• Mr(s) Entitled says:

        It’s a sad indictment upon the level of financial understanding in this country that Rob can link to a hotel aggregator that offers Avios and people are up in arms because they may or may not be the cheapest way to access hotels.

        Link to Nutmeg and it doesnt attract the same scrutiny.

        If you are devoting more time to researching hotels and investments your priorities are skewed and your hotel savings are being eaten alive by your investment fees and/or performance (or lack thereof).

  • Sundar says:

    There is no right or wrong approach.
    Personally, in the past I have benefited from Virgin ISAs in the past converting those to Spire Elite bonus points 🙂 Some folks over here are well aware of the route.
    Past couple of years, I havent gone down the route of miles for ISA, instead focussing on valuing growth of portfolio.
    Fees( Loads of proof/research supporting this) are always a deterrent to Portfolio growth (and thereby returns), but factor it in your investment decisions and you can ( Note : Can not Will) come ahead.
    Any bonus (miles, magazines etc) should be considered as the cherry on the cake and not taken into the equation ( as then your valuations get skewed as that becomes a variable influencing your decision-making).

  • CV3V says:

    Just to add, read closely what StewartR has posted, take the time to research your investment. All you need to do is Google ‘best performing funds over 10 years’, compare that with the returns offered by Nutmeg.

    I am 4 months into investing in a stocks and shares ISA, my portfolio is up 8%, the best performing fund is up 16% on average (monthly contributions lower the overall average growth, the first investment is up 20%) while the poor performers are up about 2%, 4 months in and one stock market ‘crash’ which is now long forgotten. But the aim of this isn’t short term gain, its long term compounded growth and saving towards a retirement pot.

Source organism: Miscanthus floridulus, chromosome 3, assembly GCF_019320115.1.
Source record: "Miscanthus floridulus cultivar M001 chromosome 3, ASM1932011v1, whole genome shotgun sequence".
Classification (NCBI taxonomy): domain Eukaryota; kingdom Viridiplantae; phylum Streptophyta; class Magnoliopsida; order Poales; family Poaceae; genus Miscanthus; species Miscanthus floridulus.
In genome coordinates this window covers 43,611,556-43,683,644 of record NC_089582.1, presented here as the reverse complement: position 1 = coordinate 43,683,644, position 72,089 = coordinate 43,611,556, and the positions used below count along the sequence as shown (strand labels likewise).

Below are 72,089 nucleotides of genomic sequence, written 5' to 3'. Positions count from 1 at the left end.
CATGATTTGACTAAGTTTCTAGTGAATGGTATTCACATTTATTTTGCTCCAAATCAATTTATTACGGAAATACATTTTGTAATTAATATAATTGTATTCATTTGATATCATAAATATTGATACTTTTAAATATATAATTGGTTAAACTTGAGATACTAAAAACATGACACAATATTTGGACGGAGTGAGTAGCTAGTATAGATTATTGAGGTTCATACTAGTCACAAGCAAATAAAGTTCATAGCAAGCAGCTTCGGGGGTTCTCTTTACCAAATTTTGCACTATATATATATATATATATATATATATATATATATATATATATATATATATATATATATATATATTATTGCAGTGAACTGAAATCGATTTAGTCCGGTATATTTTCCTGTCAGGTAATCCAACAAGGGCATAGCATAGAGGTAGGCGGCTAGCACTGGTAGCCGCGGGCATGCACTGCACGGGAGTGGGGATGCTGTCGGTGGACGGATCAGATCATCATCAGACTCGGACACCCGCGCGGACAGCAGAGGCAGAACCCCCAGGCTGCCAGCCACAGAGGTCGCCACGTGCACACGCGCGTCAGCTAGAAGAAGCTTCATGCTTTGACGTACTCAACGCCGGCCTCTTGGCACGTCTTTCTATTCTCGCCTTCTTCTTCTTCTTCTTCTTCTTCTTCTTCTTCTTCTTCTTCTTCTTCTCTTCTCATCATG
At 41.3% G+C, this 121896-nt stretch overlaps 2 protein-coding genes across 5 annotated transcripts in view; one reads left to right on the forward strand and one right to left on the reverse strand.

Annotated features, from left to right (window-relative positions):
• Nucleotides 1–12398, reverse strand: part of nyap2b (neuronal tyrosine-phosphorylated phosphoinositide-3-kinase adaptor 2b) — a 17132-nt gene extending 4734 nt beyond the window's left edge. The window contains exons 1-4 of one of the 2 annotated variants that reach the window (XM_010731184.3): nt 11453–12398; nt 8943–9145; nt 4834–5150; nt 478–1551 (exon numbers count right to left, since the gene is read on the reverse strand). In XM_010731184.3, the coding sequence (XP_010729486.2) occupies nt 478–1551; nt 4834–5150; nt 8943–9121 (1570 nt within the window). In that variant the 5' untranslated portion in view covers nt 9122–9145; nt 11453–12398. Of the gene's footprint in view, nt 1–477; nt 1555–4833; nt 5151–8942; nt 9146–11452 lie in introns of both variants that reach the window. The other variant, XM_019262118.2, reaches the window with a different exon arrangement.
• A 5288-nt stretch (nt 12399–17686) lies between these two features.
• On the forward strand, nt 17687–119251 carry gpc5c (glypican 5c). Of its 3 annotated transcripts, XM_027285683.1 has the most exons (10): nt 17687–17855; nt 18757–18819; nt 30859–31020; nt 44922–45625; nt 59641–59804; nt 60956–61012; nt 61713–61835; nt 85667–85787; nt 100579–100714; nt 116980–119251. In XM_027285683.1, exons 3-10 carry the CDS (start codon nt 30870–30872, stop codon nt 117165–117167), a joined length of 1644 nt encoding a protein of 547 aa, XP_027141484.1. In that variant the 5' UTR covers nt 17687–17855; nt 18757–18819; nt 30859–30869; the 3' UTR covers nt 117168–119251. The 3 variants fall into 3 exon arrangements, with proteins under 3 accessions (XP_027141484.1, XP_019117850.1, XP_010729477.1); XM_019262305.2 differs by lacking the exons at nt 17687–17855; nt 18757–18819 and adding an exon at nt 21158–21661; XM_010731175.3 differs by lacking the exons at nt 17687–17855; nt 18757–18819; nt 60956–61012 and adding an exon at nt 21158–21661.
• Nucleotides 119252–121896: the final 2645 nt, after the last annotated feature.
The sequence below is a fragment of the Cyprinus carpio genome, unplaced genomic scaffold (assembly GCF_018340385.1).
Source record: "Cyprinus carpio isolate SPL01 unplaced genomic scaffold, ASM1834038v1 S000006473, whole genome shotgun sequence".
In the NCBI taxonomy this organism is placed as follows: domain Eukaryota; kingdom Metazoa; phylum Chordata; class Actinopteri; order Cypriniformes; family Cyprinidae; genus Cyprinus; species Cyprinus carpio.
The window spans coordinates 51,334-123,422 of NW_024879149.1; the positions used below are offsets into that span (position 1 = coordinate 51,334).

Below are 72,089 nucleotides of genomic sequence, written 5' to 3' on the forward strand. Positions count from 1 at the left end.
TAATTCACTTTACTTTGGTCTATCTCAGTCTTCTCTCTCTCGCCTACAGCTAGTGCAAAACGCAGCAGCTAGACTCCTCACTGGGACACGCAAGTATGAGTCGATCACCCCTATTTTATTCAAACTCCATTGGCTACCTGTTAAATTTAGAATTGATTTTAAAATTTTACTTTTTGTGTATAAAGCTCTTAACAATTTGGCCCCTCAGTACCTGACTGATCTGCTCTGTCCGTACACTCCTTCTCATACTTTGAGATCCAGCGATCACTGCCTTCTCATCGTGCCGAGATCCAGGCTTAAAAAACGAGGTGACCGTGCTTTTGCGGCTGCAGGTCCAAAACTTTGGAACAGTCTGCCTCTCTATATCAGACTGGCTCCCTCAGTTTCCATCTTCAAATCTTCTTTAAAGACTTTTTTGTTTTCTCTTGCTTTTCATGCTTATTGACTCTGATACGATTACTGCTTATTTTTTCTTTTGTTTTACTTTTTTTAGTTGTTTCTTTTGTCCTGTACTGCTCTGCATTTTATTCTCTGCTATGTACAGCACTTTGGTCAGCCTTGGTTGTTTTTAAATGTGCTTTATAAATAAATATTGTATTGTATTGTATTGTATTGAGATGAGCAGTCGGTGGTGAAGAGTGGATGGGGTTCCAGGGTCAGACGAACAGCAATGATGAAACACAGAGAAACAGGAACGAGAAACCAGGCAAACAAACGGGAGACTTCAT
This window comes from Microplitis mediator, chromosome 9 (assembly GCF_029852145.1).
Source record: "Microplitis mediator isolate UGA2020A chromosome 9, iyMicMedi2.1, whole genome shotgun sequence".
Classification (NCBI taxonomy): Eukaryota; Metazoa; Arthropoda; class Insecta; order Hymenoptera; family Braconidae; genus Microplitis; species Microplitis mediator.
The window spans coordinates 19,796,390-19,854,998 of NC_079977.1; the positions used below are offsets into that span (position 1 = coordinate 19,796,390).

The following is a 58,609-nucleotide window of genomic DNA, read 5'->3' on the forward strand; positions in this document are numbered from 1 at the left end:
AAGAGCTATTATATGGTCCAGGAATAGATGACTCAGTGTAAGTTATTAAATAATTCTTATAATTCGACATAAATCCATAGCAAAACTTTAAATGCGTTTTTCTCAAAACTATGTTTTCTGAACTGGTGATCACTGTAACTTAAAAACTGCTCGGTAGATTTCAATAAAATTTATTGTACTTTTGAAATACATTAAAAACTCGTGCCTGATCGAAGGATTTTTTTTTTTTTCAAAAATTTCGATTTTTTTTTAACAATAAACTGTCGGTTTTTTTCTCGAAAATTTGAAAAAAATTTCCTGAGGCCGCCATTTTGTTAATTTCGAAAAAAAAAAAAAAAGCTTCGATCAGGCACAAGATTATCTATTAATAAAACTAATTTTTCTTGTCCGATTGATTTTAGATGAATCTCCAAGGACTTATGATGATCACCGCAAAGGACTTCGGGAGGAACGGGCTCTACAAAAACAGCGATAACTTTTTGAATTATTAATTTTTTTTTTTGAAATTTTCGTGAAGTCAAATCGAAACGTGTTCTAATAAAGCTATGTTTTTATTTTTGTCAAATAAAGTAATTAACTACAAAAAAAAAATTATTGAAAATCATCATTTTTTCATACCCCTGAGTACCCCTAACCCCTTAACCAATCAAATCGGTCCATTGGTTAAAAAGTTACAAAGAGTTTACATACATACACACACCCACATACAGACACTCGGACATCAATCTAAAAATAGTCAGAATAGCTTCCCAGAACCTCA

• Peter says:

      Great post – and thanks to everyone for considering this so carefully and for such great advice/opinions

    • Rob says:

      Past performance is no guide to future performance. In fact, I expect negative correlation because bond funds will have seen huge gains over 10 years but as soon as interest rates rise bond prices will automatically fall so that the yields keep in track.

    • CV3V says:

      My point, similar to other comments, is that people should do a like for like comparison between self-investing (on a platform such as Cavendish) and using Nutmeg. Measuring the return versus a high interest savings account may not be a good measure given your cash is at risk and other ISA funds are doing much better in the current bear market. My own experience is based on funds in various sectors and not bonds. Everyone is expecting a fall in the markets, and how will a Nutmeg ISA perform in such an event where previously in a bull market it was returning just 2 – 4%. Also, as others have said, a lot us of spend more time researching hotel rooms and not investments where our cash is at risk.

  • luckyjim says:

    I thought there was a problem with my browser when I saw this article pinned to top of the page. It seems this is being actively promoted regardless of the fact it is an awful deal and readers could end up losing thousands for the sake of a few Avios.

    It should at least be made clear that this is, in effect, an advertisment and not a regular HfP article.

    Very dissapointing.

This article is closed to new comments. Feel free to ask your question in the HfP forums.

The UK's biggest frequent flyer website uses cookies, which you can block via your browser settings. Continuing implies your consent to this policy. Our privacy policy is here.